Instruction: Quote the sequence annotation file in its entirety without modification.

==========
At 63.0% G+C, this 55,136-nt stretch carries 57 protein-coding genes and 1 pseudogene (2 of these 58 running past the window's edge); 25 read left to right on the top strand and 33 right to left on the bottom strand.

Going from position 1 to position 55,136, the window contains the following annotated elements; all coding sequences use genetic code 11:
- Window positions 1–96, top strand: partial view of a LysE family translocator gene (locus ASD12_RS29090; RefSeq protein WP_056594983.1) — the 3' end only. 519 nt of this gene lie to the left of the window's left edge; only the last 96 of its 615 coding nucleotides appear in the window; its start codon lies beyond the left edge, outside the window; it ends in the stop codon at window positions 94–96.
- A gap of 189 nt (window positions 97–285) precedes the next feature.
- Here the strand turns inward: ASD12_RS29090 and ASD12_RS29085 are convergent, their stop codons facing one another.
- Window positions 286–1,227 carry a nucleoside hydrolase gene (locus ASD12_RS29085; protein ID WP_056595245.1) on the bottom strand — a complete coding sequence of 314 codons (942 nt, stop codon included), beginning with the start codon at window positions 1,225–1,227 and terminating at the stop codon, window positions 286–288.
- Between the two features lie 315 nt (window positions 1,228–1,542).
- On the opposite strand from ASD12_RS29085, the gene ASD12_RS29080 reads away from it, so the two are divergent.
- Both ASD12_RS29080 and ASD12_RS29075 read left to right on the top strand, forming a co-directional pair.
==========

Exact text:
At 63.0% G+C, this 55,136-nt stretch carries 57 protein-coding genes and 1 pseudogene (2 of these 58 running past the window's edge); 25 read left to right on the top strand and 33 right to left on the bottom strand.

Going from position 1 to position 55,136, the window contains the following annotated elements; all coding sequences use genetic code 11:
- Window positions 1–96, top strand: partial view of a LysE family translocator gene (locus ASD12_RS29090; RefSeq protein WP_056594983.1) — the 3' end only. 519 nt of this gene lie to the left of the window's left edge; only the last 96 of its 615 coding nucleotides appear in the window; its start codon lies beyond the left edge, outside the window; it ends in the stop codon at window positions 94–96.
- A gap of 189 nt (window positions 97–285) precedes the next feature.
- Here the strand turns inward: ASD12_RS29090 and ASD12_RS29085 are convergent, their stop codons facing one another.
- Window positions 286–1,227 carry a nucleoside hydrolase gene (locus ASD12_RS29085; protein ID WP_056595245.1) on the bottom strand — a complete coding sequence of 314 codons (942 nt, stop codon included), beginning with the start codon at window positions 1,225–1,227 and terminating at the stop codon, window positions 286–288.
- Between the two features lie 315 nt (window positions 1,228–1,542).
- On the opposite strand from ASD12_RS29085, the gene ASD12_RS29080 reads away from it, so the two are divergent.
- Both ASD12_RS29080 and ASD12_RS29075 read left to right on the top strand, forming a co-directional pair.